Monday, January 19, 2009



The author of THE STORY OF EDGAR SAWTELLE, David Wroblewski wrote, “ We write the stories we wish we could read…..THE STORY OF EDGAR SAWTELLE came about because some time ago I wished I could read a novel about a boy and his dog…” Oh, that it would be so seemingly effortless for all of us to write such an amazing, mystifying, magnificent, thoughtful story like Wroblewski did! I often think of an idea that would make a good story but alas, you don’t see my name on the best seller list or even published. Acknowledging that the author took over ten years to write this phenomenal novel is not surprising. But what he has given to readers is a gift well worth that time.

THE STORY OF EDGAR SAWTELLE is a tale of love, and courage, and dedication. This is truly a character study even when some of the characters are dogs. The Sawtelle dogs are a mythical breed that was handed down from generations to the time when the story begins. Edgar Sawtelle, who was born mute, and speaks by sign language, is living with his parents, Gar and Trudy Sawtelle, on a breeding farm in northern Wisconsin in the 1970s. Edgar’s parents waited so long for a child and with Edgar’s birth, their life seems perfect and complete. The Sawtelle dogs they raise are well trained and bred carefully. They are known for their dignified disposition and the instinctive ability to predict their trainer’s command and then act on it. Their reputation is known near and far, and Gar is painstakingly careful about keeping records and interviewing prospective owners before placing one of his Sawtelle pups. One of Edgar’s many tasks is the naming of the new dogs when they are born. Edgar’s faithful companion from his birth is a Sawtelle named Almondine, who is a central character as well. The unconditional love between trainers and dogs is central to the story’s plot. Readers will share in the very real feelings that Edgar has for his dogs, especially Almondine, through the elegant mastery of words that Wroblewski writes. His descriptions of the settings leave you breathless as you can visualize the farm and the barn, the change of seasons, the Chequamegon Forest, and yes, the description of the characters themselves, both humans and dogs.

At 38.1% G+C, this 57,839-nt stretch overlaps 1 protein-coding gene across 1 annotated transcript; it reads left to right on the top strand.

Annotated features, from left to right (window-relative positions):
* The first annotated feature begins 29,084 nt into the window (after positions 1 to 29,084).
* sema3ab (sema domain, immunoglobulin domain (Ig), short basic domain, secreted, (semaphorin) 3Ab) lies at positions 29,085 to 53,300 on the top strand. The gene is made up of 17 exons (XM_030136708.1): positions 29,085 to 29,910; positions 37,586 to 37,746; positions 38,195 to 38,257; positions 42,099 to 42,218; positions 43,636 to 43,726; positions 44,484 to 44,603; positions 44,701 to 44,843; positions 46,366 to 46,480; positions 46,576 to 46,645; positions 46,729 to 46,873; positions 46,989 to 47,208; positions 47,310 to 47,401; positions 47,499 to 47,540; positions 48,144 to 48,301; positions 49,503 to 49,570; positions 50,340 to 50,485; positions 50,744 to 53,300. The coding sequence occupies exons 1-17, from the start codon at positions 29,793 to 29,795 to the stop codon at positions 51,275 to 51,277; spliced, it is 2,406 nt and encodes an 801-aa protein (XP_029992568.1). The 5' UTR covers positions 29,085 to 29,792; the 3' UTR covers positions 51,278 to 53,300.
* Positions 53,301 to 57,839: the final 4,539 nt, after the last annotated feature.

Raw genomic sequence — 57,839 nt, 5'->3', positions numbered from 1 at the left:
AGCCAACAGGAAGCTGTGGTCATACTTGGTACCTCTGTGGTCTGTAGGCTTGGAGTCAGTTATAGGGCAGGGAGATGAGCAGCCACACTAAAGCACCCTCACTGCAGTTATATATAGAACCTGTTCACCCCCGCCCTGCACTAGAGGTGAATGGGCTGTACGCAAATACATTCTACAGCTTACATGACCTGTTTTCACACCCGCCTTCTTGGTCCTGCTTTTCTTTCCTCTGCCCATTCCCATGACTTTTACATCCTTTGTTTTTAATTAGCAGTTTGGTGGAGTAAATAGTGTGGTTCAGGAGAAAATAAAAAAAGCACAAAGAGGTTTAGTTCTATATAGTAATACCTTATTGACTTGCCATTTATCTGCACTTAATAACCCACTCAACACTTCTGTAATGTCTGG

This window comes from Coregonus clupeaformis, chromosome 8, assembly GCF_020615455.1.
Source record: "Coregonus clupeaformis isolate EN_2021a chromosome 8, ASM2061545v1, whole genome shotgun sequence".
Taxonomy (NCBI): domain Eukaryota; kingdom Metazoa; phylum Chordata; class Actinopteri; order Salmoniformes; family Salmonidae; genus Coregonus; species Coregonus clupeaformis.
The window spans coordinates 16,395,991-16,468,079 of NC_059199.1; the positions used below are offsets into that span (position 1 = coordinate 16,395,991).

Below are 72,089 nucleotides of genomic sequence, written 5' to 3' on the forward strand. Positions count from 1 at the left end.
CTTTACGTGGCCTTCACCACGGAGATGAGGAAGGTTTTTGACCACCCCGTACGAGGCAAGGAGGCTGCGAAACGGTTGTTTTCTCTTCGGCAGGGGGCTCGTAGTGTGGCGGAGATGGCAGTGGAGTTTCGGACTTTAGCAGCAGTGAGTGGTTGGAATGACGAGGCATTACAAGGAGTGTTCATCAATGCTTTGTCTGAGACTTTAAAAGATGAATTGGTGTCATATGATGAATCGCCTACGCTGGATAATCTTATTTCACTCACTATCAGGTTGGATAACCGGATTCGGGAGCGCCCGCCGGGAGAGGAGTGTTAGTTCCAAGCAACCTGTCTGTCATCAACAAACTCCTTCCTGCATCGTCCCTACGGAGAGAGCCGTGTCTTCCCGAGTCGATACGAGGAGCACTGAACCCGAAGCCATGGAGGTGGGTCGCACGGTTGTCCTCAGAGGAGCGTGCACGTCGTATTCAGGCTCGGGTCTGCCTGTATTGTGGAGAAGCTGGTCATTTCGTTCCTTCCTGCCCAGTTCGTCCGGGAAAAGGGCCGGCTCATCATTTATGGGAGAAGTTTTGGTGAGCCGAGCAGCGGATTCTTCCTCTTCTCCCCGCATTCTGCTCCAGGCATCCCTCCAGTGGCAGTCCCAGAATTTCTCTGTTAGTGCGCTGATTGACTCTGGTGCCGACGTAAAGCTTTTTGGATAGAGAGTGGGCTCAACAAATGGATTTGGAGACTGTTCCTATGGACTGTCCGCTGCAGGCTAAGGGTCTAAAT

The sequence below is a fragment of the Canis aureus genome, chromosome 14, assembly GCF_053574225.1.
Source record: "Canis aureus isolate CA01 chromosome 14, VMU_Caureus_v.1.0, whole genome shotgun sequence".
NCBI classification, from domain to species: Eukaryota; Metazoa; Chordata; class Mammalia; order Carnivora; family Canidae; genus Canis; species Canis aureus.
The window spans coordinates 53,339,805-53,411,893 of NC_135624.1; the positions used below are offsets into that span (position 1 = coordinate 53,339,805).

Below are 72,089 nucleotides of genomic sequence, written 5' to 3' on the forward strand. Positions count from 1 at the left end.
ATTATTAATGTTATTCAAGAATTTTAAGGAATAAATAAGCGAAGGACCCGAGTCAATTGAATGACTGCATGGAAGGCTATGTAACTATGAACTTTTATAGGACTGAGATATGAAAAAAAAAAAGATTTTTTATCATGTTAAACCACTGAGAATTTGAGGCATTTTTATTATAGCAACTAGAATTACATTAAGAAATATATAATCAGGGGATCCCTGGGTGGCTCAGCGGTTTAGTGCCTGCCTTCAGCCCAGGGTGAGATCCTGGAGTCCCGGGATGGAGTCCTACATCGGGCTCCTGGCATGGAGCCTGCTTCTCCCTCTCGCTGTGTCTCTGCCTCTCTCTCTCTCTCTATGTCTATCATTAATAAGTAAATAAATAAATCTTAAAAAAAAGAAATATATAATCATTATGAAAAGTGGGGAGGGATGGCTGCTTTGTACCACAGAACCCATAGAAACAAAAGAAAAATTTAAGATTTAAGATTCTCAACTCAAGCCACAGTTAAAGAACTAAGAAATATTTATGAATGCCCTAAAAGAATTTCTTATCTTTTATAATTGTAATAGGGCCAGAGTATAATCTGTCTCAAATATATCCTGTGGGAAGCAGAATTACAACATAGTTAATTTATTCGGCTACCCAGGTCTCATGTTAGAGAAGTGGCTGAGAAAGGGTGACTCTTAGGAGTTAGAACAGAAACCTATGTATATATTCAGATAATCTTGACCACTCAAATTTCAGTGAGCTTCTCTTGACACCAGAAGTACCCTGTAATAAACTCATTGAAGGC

When Edgar’s peaceful life is disrupted by the “homecoming” of his Uncle Claude, things change quickly. Edgar’s father dies suddenly and what appears to others to be a natural cause of death does not appear to Edgar that way. SAWTELLE is a fitting name in the book as Edgar is almost sure of what he SAW and finds out, but not sure how or if he should TELL his mother or anyone else. The story turns to one of Edgar versus Claude when Edgar tries to prove the role Claude had in his father’s death. Instead, the plan Edgar has does not go well at all, to say the least, and he flees into the forest with three of the dogs he had been training as pups. Edgar’s survival and adventures while away from home are vividly described with such brilliant writing that even the incidents in the story that are supernatural seem to be real and logical.

Some have questioned the ending of the story but I believe if you completely are involved with the characters and the story, you will understand the ending and its implications. This novel that is sure to become a classic should be read carefully and thoroughly. Relish the imagery, the relationships, the settings, and all that go into making David Wroblewski’s THE STORY OF EDGAR SAWTELLE one of the finest offerings in a long while.

Submitted by K.H. (Bingo) to,,